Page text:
The five-man crew of Discovery flew back to Earth today, ending a seven-day mission that included a repair job in space on an $85 million satellite.
"I would have to characterize this mission as near to perfect as you can get," Jesse W. Moore, NASA's associate administrator, said at a post-landing news conference at Edwards Air Force Base in California. "It was a perfect mission from the outset, one that shows America's space program at work."
Gliding out of cloudless skies, the space shuttle touched down in a strong headwind at 9:16 a.m. EDT. The landing came eight minutes before sunrise in a setting with purple mountains in the background and a sky full of the vivid pinks and blues of a desert dawn.
"I've never seen a better sight than I saw going in on final [approach] this morning," Discovery commander Joe H. Engle said later. "We had a great flight and there isn't time to thank all the people who made this flight go."
Not only did the 20th shuttle mission's crew members successfully deploy three communications satellites, they apparently succeeded in salvaging a lifeless Navy communications satellite.
The National Aeronautics and Space Administration also collected more revenue from this flight than from any previous shuttle mission. NASA was paid $8.5 million for the salvage mission and $42 million for deploying satellites for the American Satellite Co., the Australian government and Hughes Communications Corp.
The satellite revived after more than four lifeless months showed every sign today that it was no longer a useless space machine. Commands sent to it from the Pacific island of Guam increased its spin rate to 24 revolutions a minute, a move that stabilizes the satellite and starts to warm it up in the cold seas of space.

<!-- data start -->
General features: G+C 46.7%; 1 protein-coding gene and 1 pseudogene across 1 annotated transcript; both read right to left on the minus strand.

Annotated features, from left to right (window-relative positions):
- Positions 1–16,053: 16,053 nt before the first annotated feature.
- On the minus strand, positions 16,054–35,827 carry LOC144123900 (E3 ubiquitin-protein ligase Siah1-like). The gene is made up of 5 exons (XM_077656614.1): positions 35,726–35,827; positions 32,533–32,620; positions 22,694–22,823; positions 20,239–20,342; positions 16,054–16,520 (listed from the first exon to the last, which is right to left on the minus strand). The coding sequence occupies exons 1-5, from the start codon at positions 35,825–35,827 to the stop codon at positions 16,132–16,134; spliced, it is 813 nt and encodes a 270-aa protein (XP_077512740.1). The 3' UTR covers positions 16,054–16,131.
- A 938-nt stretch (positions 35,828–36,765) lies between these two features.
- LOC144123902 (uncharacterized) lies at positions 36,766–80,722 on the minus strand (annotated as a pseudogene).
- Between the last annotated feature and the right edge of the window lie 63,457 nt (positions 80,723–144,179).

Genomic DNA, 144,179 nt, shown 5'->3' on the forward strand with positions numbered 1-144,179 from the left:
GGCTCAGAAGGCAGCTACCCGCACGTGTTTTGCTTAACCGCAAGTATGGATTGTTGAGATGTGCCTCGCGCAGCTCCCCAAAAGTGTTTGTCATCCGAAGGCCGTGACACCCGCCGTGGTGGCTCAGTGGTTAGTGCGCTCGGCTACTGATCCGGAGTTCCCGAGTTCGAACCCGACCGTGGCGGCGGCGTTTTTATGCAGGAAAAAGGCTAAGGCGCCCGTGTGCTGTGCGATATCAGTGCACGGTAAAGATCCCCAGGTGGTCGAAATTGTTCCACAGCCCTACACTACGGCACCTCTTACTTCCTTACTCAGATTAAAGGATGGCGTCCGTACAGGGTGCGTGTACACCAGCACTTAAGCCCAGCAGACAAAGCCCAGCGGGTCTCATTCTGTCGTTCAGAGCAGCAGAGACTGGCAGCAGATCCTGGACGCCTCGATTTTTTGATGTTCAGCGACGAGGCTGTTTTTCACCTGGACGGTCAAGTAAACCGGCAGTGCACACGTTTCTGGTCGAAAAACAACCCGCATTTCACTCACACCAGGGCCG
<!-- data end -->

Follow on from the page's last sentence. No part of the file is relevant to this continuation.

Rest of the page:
"The temperatures we're seeing on the satellite are now higher than anybody anticipated," Moore said. "Everything about this salvage attempt has gone off like clockwork."
Joining Engle, 53, an Air Force colonel, on the flight were Air Force Lt. Col. Richard O. Covey, 39; Dr. James D. van Hoften, 41, an engineer; Dr. William F. Fisher, 39, a physician, and John M. Lounge, 39, an engineer.
"Ox" von Hoften and Fisher, in their weekend spacewalks, worked as the flight's satellite repairmen.
Moore said he hopes there will be only two more landings in California before shuttle pilots can resume landing here in Florida. The shuttle was rerouted to Edwards after brakes failed and a tire blew out on a landing last April on the hard concrete runway at the Kennedy Space Center here.
"That landing was made into a stiff crosswind, which forced the pilots to brake hard on one side to stay on the runway," Moore said. "We have a new nose wheel steering system we'll try out on Challenger in early November that we hope will eliminate our brake problem."